A November to Remember

The first time I heard the phrase “retail politics” was when then-Sen. Joe Biden was about to persuade my mother to vote for Sen. John Kerry. Biden had trusted me with his BlackBerry so I could get her on the line. She was at an assisted living facility in Delaware, where I’m from, and my wife and I were at a special event featuring Delaware’s senior Senator in Huntington.

A couple of things went awry with Biden’s ambitious plan. I almost dropped his BlackBerry trying to figure out how to use it. What was worse: I forgot my mom’s number. But I reached her and told her that Joe Biden wanted to talk to her about the election. That’s when Biden turned to my former boss and said with a gleeful grin, “Now for some retail politics!”

greekspencerNow that I’ve been on the “retail” trail in my own campaign, meeting thousands of Long Islanders, I appreciate his enthusiasm because you need that gumption to keep on going door to door. If you don’t like reaching out to people, you shouldn’t be in politics. You have to find a way to connect with total strangers time and time again. Tonight, as I write this, across the country hundreds of thousands of people are engaging in some serious retail politics. The fate of the country is literally on the line.

Here in the 12th Assembly District, the national tension has filtered down to the street level from Eaton’s Neck to Deer Park. Seeing all the houses with their Halloween decorations still up only makes it more surreal. All those lawns scattered with the remains of zombies and skeletons struggling to emerge and walk among us! God, I hope they don’t vote!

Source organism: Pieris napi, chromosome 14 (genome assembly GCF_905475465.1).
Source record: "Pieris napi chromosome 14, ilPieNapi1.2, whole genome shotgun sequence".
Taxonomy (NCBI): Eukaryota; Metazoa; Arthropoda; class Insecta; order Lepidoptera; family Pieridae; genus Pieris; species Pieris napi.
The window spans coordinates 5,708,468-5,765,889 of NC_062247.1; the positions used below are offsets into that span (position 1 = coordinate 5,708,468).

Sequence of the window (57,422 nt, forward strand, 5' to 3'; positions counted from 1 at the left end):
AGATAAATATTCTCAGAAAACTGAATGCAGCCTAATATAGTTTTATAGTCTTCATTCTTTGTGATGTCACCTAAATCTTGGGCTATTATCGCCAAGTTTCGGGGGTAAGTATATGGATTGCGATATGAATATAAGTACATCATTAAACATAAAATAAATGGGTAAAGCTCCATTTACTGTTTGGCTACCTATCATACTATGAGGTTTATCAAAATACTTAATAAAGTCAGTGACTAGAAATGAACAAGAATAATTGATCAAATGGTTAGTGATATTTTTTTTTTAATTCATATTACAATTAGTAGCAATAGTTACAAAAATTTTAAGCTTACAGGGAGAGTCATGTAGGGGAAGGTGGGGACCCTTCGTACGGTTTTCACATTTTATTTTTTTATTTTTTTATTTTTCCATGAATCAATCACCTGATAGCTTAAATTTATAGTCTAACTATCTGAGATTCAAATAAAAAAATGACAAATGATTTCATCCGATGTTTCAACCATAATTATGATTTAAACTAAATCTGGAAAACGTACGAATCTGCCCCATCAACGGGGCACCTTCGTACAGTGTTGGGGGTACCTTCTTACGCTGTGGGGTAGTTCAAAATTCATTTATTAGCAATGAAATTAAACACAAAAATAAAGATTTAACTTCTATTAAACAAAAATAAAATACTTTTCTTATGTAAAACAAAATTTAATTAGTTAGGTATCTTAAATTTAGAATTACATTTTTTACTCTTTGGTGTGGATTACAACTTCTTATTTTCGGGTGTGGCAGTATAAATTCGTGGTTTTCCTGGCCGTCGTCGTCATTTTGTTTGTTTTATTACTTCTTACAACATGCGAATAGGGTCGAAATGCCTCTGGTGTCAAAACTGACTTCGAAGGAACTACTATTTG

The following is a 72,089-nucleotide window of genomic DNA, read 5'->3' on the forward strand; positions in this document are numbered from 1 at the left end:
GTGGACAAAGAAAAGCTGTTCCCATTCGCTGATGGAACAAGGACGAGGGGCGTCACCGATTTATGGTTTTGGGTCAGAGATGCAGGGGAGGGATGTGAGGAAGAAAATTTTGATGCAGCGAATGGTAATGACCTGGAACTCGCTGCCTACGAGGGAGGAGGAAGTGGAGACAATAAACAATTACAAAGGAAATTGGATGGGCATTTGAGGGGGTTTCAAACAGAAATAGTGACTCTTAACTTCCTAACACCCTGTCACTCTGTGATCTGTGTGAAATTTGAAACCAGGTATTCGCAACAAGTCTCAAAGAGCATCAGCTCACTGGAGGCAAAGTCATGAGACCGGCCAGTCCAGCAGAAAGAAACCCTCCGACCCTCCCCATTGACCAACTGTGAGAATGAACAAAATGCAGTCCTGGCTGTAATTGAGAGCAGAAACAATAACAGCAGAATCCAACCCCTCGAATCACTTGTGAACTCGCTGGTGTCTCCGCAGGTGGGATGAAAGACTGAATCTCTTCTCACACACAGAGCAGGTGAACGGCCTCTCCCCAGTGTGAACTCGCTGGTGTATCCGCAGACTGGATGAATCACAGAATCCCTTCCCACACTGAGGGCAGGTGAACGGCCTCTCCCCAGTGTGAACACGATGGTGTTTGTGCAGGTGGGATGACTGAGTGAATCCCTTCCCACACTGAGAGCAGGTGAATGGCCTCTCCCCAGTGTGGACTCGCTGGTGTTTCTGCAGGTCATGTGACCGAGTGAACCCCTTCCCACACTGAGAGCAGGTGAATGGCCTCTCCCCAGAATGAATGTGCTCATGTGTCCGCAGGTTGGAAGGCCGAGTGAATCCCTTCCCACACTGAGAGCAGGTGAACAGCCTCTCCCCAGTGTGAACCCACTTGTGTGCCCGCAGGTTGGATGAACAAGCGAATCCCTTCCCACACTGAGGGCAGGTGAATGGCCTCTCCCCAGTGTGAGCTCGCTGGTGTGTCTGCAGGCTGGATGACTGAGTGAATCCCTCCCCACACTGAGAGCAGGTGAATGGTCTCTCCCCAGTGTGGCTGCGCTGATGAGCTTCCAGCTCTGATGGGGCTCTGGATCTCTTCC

One recent afternoon, I approached a lady walking her dog so I could give her my palm card and without prompting she volunteered: “I’m so sick of this election! I can’t wait for it to be over!”

I wanted to say, hey, how do you think I feel? I’m out here sticking my neck out! But I restrained myself. It really puts you through your paces when a guy glares at you, “Are you with Hillary’s people?” As if his eyeballs had death rays about to shoot out.

I’ve learned when to respond and engage in a dialogue, and when to smile and move on. I just want a chance to malegionke progress in Albany, but I know I’m part of something much bigger. People want their government to change. My goal is to make sure it’s for the better. At least that’s how I see it, given my pedigree as a journalist turned politician. My objectivity has guided me to see things not only as they truly are, but as they really should be. When I get the facts, I change my mind. The other day, though, a friend sent me a photograph taken at a Trump rally of a man wearing a T-shirt that said: “Rope. Tree. Journalist. Some assembly required.” Gotta love that First Amendment! But I digress.

I’m just happy that I’ve come as far as I have. Certainly I’ve defied the professionals’ predictions, and I wouldn’t have gotten off the ground without the support of my friends and family who helped me walk that extra mile. And shake one more pair of hands. I’ve met great people (and eaten great food) at the Greek Festival at St. Paraskevi Church in Greenlawn. I was honored to be at the American Legion Hall and the VFW posts, at the NAACP’s sponsored evening at the South Huntington Library and the League of Women Voters’ forum at Harborfields Library. I spent an enjoyable evening at the Huntington Yacht Club—and I didn’t even have to join!